3 dimensional EM reconstruction of the 1.15 MDa yeast SWI/SNF chromatin remodeling complex (image courtesy of C. Woodcock and R. Horowitz). Top two panels show two views of yeast SWI/SNF -- dimensions are 27 nm by 8 nm. Bottom two panels show a theoretical docking of a mononucleosome core particle into the presumptive active site. Note the large cavity that provides a perfect fit for the nucleosome core when it is oriented with the entry/exit strands of DNA facing away from the SWI/SNF surface.

Peterson Lab Web Page
One or more keywords matched the following items that are connected to Peterson, Craig
Item TypeName
Academic Article Recruitment of chromatin remodeling machines.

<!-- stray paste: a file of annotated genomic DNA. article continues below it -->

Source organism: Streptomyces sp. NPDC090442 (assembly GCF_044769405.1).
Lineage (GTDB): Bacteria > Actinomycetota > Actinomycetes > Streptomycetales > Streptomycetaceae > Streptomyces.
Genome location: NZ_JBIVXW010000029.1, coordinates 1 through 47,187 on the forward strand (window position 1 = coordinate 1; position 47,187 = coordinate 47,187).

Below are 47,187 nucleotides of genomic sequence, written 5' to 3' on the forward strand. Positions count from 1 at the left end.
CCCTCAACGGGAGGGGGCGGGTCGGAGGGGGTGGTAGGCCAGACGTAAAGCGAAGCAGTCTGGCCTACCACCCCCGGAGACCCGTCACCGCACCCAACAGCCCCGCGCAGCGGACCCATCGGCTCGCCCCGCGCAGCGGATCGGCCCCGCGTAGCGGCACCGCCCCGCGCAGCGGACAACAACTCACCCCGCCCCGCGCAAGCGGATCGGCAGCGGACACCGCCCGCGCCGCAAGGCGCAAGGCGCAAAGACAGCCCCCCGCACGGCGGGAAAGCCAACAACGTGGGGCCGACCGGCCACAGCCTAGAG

Academic Article Phosphorylation of linker histones regulates ATP-dependent chromatin remodeling enzymes.
Academic Article Chromatin remodeling enzymes: taming the machines. Third in review series on chromatin dynamics.
Academic Article Rad54p is a chromatin remodeling enzyme required for heteroduplex DNA joint formation with chromatin.
Academic Article A conserved Swi2/Snf2 ATPase motif couples ATP hydrolysis to chromatin remodeling.
Academic Article Promoter targeting and chromatin remodeling by the SWI/SNF complex.
Academic Article ATP-dependent chromatin remodeling: going mobile.
Academic Article The Ino80 chromatin-remodeling enzyme regulates replisome function and stability.
Academic Article The insulator binding protein CTCF positions 20 nucleosomes around its binding sites across the human genome.
Academic Article Recombinational repair within heterochromatin requires ATP-dependent chromatin remodeling.
Academic Article Reconstitution of nucleosomal arrays using recombinant Drosophila ACF and NAP1.
Academic Article Chromatin remodeling: nucleosomes bulging at the seams.
Academic Article Chromatin remodeling by the SWI/SNF complex is essential for transcription mediated by the yeast cell wall integrity MAPK pathway.